Bad trade kills the planet.

One problem with the financial crisis of 2008/9 is that it focused attention on the banking system as if it could be separated from global economics.  It fostered the notion that all that was needed was to reform the banks and all would be well.  The underlying assumption was and is that global economics didn't and doesn't need fixing.  Everything works well but for the financial system.  Let's all keep calm and carry on.

Yet, the focus on a bad banking system hides an underlying economic malaise,  The economy depended on banks lending, and growth was predicated on debt, debt and more debt.  This was not simply a problem of the banking system.  It was, and remains a problem arising from the mythology of economic growth.

Politicians have long fostered the mythology of growth.  Growth became a  mantra.  Growth is good.  Good is growth.  Let's grow! Growth as and is presented as a miraculous cure.

Let's call this the first neoliberal myth.  The second neoliberal myth is that 'free', or unfettered global markets are inherently good.

It all sounds plausible. After all, without growth there would not be more jobs, and without more jobs there would be unemployment and increased poverty.  With growth we can increase the tax revenue that feeds our public services.  Growth lies at the heart of all success.

Growth.  So much so that we didn't bother to ask what kind of growth it was, and whether some kinds of growth are bad, and how we could achieve good growth.  Instead we went after any kind of growth.

If industries collapse, what does it matter as long as there is growth?  Growth is good.  Good is growth! Let's keep growing.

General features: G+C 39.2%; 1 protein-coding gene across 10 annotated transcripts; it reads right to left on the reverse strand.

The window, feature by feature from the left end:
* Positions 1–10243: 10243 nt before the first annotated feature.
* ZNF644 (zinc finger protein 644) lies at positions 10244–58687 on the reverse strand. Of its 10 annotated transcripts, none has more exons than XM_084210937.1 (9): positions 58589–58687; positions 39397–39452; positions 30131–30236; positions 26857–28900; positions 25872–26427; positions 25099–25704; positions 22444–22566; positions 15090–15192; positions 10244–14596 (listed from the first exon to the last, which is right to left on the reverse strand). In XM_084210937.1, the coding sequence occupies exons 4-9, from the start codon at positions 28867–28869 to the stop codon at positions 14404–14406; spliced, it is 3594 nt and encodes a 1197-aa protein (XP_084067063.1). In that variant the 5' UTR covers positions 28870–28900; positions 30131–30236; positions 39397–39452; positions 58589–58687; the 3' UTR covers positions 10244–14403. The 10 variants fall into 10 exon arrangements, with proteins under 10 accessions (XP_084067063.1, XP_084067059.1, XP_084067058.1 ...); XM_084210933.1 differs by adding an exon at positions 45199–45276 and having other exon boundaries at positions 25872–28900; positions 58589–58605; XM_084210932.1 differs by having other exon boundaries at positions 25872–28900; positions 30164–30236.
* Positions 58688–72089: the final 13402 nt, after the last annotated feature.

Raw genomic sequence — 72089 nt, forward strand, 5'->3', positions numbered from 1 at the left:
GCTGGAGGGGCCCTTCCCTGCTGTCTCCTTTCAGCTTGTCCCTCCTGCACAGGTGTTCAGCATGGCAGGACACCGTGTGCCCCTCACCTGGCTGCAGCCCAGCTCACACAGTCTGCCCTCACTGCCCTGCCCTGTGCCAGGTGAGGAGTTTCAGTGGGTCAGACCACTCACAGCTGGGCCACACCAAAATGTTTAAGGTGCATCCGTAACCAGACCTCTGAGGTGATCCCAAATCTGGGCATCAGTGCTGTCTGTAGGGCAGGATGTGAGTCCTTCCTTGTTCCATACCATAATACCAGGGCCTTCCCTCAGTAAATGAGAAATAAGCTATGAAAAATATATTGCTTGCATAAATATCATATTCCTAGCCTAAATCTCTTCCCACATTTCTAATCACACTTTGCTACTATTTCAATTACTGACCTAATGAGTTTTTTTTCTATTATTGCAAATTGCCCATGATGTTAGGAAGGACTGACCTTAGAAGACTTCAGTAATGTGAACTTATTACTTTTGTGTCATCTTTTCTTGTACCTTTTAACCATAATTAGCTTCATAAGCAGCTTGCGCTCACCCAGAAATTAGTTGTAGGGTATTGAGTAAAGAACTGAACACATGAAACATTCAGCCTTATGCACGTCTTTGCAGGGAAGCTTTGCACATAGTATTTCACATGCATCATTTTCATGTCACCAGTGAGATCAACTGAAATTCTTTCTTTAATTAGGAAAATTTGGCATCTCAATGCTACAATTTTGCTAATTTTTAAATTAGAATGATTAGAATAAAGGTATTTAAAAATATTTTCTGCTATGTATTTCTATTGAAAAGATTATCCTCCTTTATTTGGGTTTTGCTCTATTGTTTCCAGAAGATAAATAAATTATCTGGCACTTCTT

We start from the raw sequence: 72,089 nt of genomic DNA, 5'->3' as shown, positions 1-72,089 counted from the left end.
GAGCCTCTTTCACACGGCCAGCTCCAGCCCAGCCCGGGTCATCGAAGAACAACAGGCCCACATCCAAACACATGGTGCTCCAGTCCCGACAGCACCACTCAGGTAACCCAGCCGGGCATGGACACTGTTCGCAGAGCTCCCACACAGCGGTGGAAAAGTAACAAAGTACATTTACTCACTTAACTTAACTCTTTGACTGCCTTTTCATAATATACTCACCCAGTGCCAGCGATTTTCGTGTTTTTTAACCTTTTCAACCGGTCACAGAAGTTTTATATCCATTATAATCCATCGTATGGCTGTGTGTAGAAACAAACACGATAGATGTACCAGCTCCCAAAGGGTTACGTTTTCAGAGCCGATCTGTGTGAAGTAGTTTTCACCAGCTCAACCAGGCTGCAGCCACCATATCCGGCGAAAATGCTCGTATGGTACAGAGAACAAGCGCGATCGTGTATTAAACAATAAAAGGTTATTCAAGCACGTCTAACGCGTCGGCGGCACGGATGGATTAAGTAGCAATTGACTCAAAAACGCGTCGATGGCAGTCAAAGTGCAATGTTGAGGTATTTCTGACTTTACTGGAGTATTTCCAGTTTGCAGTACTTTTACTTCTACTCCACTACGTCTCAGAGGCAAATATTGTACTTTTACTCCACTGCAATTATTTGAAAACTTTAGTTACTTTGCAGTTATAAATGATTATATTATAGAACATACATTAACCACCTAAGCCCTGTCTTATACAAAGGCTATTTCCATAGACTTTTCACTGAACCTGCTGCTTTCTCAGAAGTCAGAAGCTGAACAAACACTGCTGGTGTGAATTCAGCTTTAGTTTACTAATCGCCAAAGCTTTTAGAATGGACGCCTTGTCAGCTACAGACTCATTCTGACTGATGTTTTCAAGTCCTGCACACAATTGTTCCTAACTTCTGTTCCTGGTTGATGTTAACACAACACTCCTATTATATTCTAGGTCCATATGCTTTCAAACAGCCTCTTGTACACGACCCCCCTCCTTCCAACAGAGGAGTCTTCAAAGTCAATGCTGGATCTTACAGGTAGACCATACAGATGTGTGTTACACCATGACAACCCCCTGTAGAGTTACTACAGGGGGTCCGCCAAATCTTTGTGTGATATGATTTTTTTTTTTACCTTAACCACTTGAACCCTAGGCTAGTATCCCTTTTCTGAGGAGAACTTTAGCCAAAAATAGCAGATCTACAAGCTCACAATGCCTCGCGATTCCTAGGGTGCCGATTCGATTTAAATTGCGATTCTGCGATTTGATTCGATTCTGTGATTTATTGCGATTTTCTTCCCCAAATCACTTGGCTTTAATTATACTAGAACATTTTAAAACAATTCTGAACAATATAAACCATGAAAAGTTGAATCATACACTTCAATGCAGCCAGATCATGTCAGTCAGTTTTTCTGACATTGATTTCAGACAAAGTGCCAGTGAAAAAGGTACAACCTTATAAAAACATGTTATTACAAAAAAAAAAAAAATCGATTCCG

So all political parties go for growth.  Growth becomes a mantra, or a 'fix all'.  Growth becomes not the means to objectives, but the target, the objective itself.  Some get very rich on growth.  Yet, growth involves the exploitation of the world's resources and of its people, and how we grow matters.

We need to ask whether economic growth is sustainable, and on what it is predicated.  We need to ask who are the beneficiaries and who are the losers.  We need to consider its consequences on the environment, on habitats, on life on earth.  We need to ask what it does to our planet.

The greatest drive for man-made climate change has been growth.  Increasing output of manufactured goods and an increased food supply to feed our rapidly increasing population.   Cheap food comes with a cost.   The system doesn't work if it kills the planet.  Losing species matters.

GDP growth is directly correlated with greenhouse gas emissions.

We need to decouple growth from emissions.  This is easier said than done.  It requires political courage, and a fairer approach to trade and growth.

Our dependency on global trade is also a major factor in the impact of pollution on the planet and on people's lives. People die as a direct result of global trade.  Global trade causes an estimated 20% of premature air pollution deaths.   Growth kills. Millions of people die every year from diseases related to exposure to outdoor air pollution.   That is not good growth.   This is bad growth.

As the recent paper in Nature says:

"International trade allows production and consumption activities to be physically separated, with emissions occurring within the region where the goods are produced and related health impacts concentrated within that producing region and nearby downwind regions, all of which might be far from the regions where those goods are ultimately consumed."

So we can go on burying our heads in the sand.  Our politicians seek to maintain the status quo.  They fight to save dodgy trade deals.  The very trade arrangements that have brought about this sorry state of affairs.

This is why we need a new global deal on trade.  One that puts environmental protection at the top of the list of objectives.

Author: Ray Noble

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